Music stimulates our thoughts, stirs emotions, and awakens buried memories, sometimes. It reaches far and deep, prying open our deepest secrets, peering into our souls. And this is why there are songs that stay with us, regardless of how old they are, or how long we haven’t listened to them.
This is the kind of magic Cynthia Alexander brings through her music.
Cynthia won hearts through her debut album, “Insomnia and Other Lullabyes.” Her breakthrough single “Comfort in Your Strangeness” was a breath of fresh air in the testosterone-pumped Filipino alternative music scene of 1997. Other tracks from the same album, such as “Waiting,” “Insomnia” and “Hello Baby,” are as endearing; “Malaya,” equally as popular. By the time Cynthia released her second album, “Rippingyarns,” it had become impossible for the discerning music junkie not to fall in love with her, entirely. “Comet’s Tail” retained the wistful, almost celestial quality to Cynthia’s music, and the live recordings on “Walk Down the Road” revisited quite a few crowd favorites.
In 2012, the singer-songwriter migrated to the United States. In 2015, she visited Manila for a guest performance at an event but promptly returned to the US afterward. Late last year, in October, she announced that she was working on a new album, and launched a crowdfunding campaign to aid its production.
That ship has sailed, and Cynthia’s new album, “Even Such Is Time,” was released through a homecoming concert at the Music Museum last week.
It was a gathering of Cynthia’s loyal supporters from day one. Cynthia opened her set with “Wait,” the lyrics somewhat echoing the feelings of fans who have waited so long to see and hear her play live again.
It drew sometimes excited, sometimes emotional, screams from the crowd, which continued throughout the set. “U & I,” “Knowing There Is Only Now,” “Intertwyne,” “Daisy Chain” and “The Weather Report” were played earlier into the set, while Cynthia sang “Comfort In Your Strangeness” and delivered a powerful performance of “Malaya” much later, playing “Dumaan Ako” and The Beatles’ “Blackbird” with Ben&Ben, which was also the show’s opening act.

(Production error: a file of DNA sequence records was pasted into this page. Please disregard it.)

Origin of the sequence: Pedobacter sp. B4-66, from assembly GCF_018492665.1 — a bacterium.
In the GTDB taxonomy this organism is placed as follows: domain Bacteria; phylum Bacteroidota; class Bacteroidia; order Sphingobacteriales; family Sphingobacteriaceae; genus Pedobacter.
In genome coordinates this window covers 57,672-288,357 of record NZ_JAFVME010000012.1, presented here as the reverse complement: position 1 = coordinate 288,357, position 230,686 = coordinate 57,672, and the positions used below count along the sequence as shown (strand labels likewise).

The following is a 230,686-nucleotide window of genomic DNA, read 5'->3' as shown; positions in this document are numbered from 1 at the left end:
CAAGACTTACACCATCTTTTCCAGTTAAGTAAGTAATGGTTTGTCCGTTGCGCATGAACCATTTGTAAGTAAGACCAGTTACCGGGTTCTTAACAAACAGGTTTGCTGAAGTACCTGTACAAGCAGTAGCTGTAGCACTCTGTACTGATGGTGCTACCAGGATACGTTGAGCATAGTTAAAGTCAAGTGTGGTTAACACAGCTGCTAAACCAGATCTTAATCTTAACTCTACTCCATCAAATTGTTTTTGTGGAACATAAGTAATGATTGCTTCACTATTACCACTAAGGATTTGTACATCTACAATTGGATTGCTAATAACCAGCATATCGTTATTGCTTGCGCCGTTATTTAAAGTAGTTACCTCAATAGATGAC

Quiet moments were reserved for listening to Cynthia play songs from the new album. The audience listened intently as Cynthia laid down five out of seven new tracks—“Dressed for Nowhere,” “Snowhills,” “Even Such Is Time,” “St. Cecilia” and “Dreams.”
Perhaps named after a poem by Sir Walter Raleigh, the album is a mix of previously written songs and fresh material, all adhering to Cynthia’s poetic lyricism and gift for creating calming, delicate melodies.
The new songs are lovely, but hearing them live was an entirely different experience. Some of the country’s most seasoned musicians were part of the ensemble, which included Zach Lucero on drums; Sancho Papa and Kakoy Legaspi on guitars; Louie Talan playing bass and banjo; and CJ Wasu and Malou Matute, who had always been staple performers during Cynthia’s gigs, were of course present, and played the tabla, and the keyboard, respectively. Then there were the new faces: Abby Clutario, who played keyboards and did backup vocals with Malou; and Yuna Reguera, who played bass for the new songs.
Cynthia’s supposed encore was met with protest, and the artist—a luminary like no other in the OPM scene—relented by playing “Owner of the Sky.” And again we fell into a trance, seemingly hypnotized by her mere presence and transfixed by her music. As far as we were concerned, she owned the stage, the sky, and our heart that evening, leaving us with bittersweet memories of what we’ve missed and songs that we will look forward to until the next time.